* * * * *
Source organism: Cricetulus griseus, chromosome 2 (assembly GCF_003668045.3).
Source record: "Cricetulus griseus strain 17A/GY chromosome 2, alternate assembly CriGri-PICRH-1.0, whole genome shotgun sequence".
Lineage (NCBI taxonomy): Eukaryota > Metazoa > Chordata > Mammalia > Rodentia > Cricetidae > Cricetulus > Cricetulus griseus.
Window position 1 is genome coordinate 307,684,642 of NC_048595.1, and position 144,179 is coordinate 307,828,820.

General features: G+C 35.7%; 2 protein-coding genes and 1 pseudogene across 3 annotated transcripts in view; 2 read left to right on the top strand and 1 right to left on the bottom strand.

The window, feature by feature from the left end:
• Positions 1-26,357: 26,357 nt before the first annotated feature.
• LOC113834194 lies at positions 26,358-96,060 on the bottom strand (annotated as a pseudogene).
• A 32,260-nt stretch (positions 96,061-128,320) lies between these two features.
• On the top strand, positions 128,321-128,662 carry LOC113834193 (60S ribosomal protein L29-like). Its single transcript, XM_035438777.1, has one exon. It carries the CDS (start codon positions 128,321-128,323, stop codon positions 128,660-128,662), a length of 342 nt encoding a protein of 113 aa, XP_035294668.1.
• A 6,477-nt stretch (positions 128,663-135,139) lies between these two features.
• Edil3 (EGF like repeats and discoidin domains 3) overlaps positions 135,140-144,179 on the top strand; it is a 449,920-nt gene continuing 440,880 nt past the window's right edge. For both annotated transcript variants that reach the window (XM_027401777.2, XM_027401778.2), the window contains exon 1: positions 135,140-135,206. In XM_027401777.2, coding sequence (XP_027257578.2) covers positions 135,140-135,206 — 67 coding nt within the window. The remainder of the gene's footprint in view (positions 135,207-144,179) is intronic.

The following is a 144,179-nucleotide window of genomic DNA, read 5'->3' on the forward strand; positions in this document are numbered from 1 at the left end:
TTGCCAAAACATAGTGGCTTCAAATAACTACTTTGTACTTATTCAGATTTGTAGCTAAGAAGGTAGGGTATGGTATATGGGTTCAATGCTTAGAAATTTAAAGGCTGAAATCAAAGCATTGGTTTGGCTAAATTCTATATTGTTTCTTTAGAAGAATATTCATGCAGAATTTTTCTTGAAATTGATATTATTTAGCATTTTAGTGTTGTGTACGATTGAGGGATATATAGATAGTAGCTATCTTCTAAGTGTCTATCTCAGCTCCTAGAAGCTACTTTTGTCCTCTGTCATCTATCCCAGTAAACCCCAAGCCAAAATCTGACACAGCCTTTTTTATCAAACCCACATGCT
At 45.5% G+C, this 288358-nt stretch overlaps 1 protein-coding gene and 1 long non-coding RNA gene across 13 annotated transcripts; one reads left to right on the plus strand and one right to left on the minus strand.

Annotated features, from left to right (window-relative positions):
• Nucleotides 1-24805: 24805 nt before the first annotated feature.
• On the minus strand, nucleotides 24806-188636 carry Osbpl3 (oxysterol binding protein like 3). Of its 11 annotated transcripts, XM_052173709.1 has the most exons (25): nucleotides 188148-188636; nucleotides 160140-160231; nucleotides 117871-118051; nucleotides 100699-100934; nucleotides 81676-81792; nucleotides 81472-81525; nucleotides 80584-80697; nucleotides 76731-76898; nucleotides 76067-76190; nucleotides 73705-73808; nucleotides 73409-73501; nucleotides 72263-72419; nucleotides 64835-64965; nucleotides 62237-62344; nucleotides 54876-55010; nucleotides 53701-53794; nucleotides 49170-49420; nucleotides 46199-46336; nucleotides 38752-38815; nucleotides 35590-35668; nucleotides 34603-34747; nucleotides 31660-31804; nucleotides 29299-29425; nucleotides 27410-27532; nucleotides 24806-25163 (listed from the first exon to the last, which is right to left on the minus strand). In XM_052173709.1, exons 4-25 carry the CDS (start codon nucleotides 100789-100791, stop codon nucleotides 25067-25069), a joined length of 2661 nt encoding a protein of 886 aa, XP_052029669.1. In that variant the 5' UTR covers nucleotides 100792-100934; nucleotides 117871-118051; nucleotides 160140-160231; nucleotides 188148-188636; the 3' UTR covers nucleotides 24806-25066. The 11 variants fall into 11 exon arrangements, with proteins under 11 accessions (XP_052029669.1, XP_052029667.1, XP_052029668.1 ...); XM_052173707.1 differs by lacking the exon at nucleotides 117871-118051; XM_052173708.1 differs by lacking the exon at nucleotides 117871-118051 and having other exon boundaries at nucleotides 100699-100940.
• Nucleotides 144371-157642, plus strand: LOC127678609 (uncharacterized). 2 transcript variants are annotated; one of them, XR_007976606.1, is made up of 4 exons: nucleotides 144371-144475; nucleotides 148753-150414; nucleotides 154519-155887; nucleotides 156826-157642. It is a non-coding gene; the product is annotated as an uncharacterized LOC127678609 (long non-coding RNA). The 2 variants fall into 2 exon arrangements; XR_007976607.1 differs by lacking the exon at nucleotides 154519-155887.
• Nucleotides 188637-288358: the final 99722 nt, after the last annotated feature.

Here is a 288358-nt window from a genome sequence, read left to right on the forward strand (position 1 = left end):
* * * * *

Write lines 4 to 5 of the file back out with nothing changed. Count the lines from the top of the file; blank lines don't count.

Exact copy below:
Window position 1 is genome coordinate 307,684,642 of NC_048595.1, and position 144,179 is coordinate 307,828,820.

General features: G+C 35.7%; 2 protein-coding genes and 1 pseudogene across 3 annotated transcripts in view; 2 read left to right on the top strand and 1 right to left on the bottom strand.